I began my career in strategy consultancy, working on projects across industries from energy to healthcare equipment and private equity. After a couple of years, I felt frustrated with strategy work and wanted to ‘get my hands dirty’ by actually managing things myself. I couldn’t believe my luck when a client I was working with found out I was a keen classical musician and invited me to work at London Music Masters – the music charity he had founded. I became their Chief Operating Officer and stayed there for 3 years, learning everything there was to know about running, and funding, a startup organisation. This was the perfect grounding for my next role as Head of Operations & Finance at the social enterprise Spice, which runs the largest community currency scheme in the world. Most recently, I’ve moved into the tech industry with a similar role in an exciting and fast-growing software company,, which provides online scheduling solutions for entrepreneurs, small businesses and big companies all over the world.

My science background has undoubtedly assisted me in my career in many ways. Here are some of them…

  • Critical thinking. Science demands that you take a close look at the evidence presented and consider how best to interpret it. I’ve certainly found this helpful when trying to make tough decisions at work; often it’s important to look at the data rather than simply trusting your instincts. An example would be, at London Music Masters, deciding the best way to focus fundraising efforts to maximise the returns.
  • Unravelling complexity. Studying science involves being confronted with highly complex information, developing a detailed understanding of it, and ultimately taking it one step further. Throughout my career so far, I’ve regularly thrown myself into the deep end by taking on senior roles with no prior experience in that area and then proving that I can succeed. Knowing that I’m capable of quickly understanding and processing complex information has given me the confidence to progress more quickly and to push myself to discover what I’m truly capable of.
  • Continuous learning. Scientific knowledge is constantly progressing, so it’s essential to keep up to date with the latest developments. Being able to demonstrate a desire to continue learning throughout your career is a huge asset in any industry. For me, this hunger for new knowledge has persisted; I now follow numerous blogs and news articles relating to the tech industry, as well as continuously picking up new skills and technologies as they emerge.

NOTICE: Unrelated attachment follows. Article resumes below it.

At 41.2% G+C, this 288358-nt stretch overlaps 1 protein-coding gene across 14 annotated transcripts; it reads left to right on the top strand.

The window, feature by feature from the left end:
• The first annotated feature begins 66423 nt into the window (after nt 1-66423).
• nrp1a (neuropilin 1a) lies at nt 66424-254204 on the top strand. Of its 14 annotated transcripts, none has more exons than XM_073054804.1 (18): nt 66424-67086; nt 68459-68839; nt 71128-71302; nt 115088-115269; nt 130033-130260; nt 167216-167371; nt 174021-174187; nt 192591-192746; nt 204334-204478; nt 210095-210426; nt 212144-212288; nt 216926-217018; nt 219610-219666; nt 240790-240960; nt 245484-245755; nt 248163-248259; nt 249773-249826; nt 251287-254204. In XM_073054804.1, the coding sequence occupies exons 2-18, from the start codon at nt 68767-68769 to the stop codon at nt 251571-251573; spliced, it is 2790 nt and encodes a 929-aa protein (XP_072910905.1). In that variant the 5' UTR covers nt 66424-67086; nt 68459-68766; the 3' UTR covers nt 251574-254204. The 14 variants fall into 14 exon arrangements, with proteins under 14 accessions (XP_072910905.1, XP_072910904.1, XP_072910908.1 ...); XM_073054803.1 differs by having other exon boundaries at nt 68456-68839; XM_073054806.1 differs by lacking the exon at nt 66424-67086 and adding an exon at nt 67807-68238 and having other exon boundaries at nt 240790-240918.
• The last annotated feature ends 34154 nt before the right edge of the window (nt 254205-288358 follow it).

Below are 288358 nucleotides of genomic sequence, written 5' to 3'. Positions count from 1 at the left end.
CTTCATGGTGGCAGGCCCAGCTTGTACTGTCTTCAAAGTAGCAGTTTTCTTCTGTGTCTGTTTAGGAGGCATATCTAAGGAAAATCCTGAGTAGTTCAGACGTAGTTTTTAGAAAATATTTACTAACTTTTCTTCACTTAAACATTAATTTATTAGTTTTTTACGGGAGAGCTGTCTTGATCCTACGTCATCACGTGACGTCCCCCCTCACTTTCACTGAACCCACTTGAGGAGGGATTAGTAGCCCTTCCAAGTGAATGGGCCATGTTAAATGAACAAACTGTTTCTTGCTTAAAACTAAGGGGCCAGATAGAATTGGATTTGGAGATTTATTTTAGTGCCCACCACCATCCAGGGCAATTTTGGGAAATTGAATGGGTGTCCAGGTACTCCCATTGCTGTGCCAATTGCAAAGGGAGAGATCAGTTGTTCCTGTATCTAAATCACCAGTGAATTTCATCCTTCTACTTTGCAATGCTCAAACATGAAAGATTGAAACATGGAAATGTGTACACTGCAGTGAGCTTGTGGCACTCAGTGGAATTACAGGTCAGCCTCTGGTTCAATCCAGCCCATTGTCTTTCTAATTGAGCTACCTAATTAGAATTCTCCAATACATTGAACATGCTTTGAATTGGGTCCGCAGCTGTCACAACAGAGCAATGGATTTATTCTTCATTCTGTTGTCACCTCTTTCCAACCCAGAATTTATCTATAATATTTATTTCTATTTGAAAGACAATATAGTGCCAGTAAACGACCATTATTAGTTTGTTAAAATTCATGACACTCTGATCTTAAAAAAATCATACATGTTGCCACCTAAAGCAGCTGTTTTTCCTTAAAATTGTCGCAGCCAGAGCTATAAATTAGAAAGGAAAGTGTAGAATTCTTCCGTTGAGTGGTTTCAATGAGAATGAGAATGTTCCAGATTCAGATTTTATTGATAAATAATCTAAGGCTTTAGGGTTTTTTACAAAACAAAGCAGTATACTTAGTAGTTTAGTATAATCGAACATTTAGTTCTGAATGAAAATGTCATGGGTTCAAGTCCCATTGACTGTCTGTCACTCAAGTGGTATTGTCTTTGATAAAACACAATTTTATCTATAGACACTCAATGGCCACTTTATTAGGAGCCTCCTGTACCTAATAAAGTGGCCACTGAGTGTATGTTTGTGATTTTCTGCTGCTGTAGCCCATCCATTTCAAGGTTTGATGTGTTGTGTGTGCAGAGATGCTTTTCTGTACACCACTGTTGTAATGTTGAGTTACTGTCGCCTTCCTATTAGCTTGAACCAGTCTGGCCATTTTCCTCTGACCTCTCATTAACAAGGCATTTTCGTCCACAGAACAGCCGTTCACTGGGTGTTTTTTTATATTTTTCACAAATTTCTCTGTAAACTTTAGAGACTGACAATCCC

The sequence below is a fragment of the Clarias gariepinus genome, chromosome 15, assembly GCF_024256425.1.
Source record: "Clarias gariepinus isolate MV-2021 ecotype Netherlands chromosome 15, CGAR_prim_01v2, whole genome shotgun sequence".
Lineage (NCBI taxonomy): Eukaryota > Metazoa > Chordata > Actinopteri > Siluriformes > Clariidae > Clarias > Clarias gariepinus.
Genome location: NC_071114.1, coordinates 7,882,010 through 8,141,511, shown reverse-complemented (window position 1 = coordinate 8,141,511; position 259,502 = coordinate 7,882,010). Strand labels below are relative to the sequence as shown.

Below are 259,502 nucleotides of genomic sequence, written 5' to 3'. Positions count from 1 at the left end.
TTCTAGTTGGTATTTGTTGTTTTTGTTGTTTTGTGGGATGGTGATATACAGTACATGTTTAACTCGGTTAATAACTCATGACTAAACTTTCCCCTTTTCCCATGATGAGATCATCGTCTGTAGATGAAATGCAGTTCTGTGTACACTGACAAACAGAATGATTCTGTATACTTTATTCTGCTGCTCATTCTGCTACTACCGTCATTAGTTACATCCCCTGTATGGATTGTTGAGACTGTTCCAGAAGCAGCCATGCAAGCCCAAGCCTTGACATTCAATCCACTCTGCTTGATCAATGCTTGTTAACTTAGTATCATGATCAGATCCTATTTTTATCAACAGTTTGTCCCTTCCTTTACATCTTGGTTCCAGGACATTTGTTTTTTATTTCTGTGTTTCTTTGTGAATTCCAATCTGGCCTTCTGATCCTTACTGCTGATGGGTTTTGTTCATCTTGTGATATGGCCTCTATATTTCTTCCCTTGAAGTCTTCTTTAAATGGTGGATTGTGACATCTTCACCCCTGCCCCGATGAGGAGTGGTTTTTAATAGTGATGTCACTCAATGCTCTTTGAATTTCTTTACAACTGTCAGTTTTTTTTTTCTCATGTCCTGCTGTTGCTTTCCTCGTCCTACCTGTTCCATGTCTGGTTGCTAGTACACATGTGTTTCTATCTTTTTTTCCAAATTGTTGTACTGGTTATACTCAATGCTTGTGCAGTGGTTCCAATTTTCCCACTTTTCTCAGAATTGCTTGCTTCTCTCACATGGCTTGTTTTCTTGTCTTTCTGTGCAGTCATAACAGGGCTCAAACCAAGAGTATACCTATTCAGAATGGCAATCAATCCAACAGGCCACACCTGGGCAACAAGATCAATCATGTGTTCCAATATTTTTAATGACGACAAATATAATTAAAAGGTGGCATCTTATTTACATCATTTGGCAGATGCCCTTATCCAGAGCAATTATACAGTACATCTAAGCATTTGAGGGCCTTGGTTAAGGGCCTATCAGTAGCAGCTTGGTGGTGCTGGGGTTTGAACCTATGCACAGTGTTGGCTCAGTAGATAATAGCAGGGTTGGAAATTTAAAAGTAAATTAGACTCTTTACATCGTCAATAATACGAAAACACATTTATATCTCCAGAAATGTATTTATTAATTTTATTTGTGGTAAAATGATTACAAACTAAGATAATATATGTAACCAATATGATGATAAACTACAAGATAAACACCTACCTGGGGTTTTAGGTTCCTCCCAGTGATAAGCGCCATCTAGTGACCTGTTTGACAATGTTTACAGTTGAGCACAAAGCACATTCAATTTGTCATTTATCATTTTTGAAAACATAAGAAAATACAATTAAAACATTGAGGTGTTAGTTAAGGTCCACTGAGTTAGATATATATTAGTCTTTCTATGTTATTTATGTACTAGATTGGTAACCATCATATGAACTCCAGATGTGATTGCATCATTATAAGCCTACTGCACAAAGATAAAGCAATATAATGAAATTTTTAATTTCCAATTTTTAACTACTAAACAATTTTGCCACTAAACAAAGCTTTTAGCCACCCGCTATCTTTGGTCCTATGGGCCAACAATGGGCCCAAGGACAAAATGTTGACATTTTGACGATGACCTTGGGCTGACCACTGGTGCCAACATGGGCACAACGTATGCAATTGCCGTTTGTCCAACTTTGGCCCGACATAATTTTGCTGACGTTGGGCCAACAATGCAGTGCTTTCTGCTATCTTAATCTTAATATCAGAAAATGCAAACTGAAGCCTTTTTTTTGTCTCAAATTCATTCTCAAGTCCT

Hopefully my diverse career path demonstrates that studying science doesn’t only lead you into science-related roles – it also prepares you for almost anything your working future may hold!

Claire Pettitt

Science at Cambridge: Building robots (and self-belief!)

11D Joanna and radio

UniversityMy name is Joanna and I’m a second year Engineering student at Murray Edwards College. I’ve always been interested in science, and as years progressed I found myself unable to choose just one narrow discipline. I decided studying Engineering will teach me how to apply a wide range of knowledge to everyday concepts. This was also why the engineering course at Cambridge was especially interesting to me, as its open structure with general engineering taught during the first two years allowed me to further explore different areas before deciding which one is the most fulfilling for me.

I remember being a little apprehensive about my own abilities in a technical field before I started my degree. While taking part in a Physics Olympiad in my home country I met boys who made robots with their fathers ever since a young age, and were taking apart computers for fun (I was the only girl in the national finals, as well!). My high school didn’t even have a laboratory and if I took apart one of our home appliances my mother would never forgive me. I wondered, would I ever be able to create something myself? Could I ever compete with them? And then the Cambridge course started and I got my answer – yes! Thankfully, it seems the university believed in me more than I believed in myself.

11D Robot Wall-E
Robot Wall-E

In the very first week we were asked to build robots from Lego Mindstorms. I still remember it as a week of absolute panic and despair – but also utter delight when at the end of it our robot was actually moving and doing what we wanted it to. Not long after that we were asked to build an AM radio using a bunch of wires, capacitors, resistors and our knowledge of circuits. (In the photo at the top you can see me, excited, with the ready “product”.) This year, we were asked to build a robot again. In groups of 6, in the space of a month, we created, almost from scratch, an actual moving thing that could follow lines, pick up multi-coloured sticks and sort them into boxes scattered around a playing area. I was responsible for the electrical systems on the robot, such as light sensors, PCB boards and actuators.

Interestingly, considering my initial apprehension, those hands-on activities became the most enjoyable part of my degree. This is why I applied to the Cambridge-MIT exchange scheme, and from September will be studying at the top Technology Institute in the USA, known for its hands-on approach and dedication to research. The research aspect is especially interesting for me. In the next two years I want to specialize in Electrical and Information Engineering and hope to one day be able to contribute to the development of electronic devices.

Joanna Stadnik
Undergraduate student